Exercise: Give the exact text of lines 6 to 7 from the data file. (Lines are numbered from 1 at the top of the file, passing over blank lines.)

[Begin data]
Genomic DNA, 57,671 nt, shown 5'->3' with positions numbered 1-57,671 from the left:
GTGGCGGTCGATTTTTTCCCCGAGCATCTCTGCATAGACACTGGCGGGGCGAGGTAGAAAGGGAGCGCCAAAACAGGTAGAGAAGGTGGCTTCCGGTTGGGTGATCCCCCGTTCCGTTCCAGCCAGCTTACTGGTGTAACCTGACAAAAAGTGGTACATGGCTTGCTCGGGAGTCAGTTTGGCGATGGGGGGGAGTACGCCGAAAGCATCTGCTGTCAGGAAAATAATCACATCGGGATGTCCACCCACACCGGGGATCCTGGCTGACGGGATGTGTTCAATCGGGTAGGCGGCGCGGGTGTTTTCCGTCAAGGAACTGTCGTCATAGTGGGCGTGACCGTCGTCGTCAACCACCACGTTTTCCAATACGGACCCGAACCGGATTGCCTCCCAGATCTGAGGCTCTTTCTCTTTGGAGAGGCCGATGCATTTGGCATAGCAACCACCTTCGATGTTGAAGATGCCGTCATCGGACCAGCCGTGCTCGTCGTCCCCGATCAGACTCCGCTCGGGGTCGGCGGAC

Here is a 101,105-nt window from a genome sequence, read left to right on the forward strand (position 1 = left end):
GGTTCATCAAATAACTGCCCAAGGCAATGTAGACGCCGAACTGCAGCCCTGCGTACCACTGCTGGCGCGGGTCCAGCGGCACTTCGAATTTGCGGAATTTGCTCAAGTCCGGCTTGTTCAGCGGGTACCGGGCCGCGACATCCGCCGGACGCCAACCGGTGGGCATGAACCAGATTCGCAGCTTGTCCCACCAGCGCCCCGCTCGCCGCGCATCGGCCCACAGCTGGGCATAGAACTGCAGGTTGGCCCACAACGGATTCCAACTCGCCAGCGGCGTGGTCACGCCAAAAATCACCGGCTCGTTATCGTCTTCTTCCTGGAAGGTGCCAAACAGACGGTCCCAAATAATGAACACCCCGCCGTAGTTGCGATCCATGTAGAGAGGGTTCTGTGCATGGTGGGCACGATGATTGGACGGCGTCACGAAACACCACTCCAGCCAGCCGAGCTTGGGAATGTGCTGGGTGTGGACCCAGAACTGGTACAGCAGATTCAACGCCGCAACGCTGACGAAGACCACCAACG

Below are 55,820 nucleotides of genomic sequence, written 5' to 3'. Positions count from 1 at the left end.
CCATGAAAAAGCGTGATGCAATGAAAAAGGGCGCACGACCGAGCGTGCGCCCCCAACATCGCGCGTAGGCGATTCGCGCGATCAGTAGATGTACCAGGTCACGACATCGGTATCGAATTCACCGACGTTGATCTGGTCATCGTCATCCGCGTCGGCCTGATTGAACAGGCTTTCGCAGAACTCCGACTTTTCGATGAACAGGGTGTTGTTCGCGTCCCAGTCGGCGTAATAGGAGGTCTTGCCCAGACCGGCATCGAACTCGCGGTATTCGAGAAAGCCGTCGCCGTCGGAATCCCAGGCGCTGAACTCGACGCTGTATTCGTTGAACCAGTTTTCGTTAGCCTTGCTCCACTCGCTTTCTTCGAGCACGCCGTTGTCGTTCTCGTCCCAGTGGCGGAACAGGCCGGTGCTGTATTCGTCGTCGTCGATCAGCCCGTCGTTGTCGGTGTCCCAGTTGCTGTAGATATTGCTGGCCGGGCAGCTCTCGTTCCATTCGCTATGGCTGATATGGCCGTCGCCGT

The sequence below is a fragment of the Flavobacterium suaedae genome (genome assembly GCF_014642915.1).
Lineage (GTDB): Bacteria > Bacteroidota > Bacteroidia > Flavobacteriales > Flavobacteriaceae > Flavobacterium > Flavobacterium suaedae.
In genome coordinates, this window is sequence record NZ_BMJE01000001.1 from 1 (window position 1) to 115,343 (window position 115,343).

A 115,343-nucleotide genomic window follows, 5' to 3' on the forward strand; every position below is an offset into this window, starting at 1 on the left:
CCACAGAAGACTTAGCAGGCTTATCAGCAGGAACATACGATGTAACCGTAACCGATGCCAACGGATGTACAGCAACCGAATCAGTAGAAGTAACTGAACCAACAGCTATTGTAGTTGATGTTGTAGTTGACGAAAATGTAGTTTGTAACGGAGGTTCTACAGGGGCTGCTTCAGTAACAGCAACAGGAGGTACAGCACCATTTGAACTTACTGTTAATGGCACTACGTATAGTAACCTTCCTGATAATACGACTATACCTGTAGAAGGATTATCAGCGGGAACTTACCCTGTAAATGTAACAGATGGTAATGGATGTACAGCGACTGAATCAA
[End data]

CCATGAAAAAGCGTGATGCAATGAAAAAGGGCGCACGACCGAGCGTGCGCCCCCAACATCGCGCGTAGGCGATTCGCGCGATCAGTAGATGTACCAGGTCACGACATCGGTATCGAATTCACCGACGTTGATCTGGTCATCGTCATCCGCGTCGGCCTGATTGAACAGGCTTTCGCAGAACTCCGACTTTTCGATGAACAGGGTGTTGTTCGCGTCCCAGTCGGCGTAATAGGAGGTCTTGCCCAGACCGGCATCGAACTCGCGGTATTCGAGAAAGCCGTCGCCGTCGGAATCCCAGGCGCTGAACTCGACGCTGTATTCGTTGAACCAGTTTTCGTTAGCCTTGCTCCACTCGCTTTCTTCGAGCACGCCGTTGTCGTTCTCGTCCCAGTGGCGGAACAGGCCGGTGCTGTATTCGTCGTCGTCGATCAGCCCGTCGTTGTCGGTGTCCCAGTTGCTGTAGATATTGCTGGCCGGGCAGCTCTCGTTCCATTCGCTATGGCTGATATGGCCGTCGCCGT

The sequence below is a fragment of the Flavobacterium suaedae genome (genome assembly GCF_014642915.1).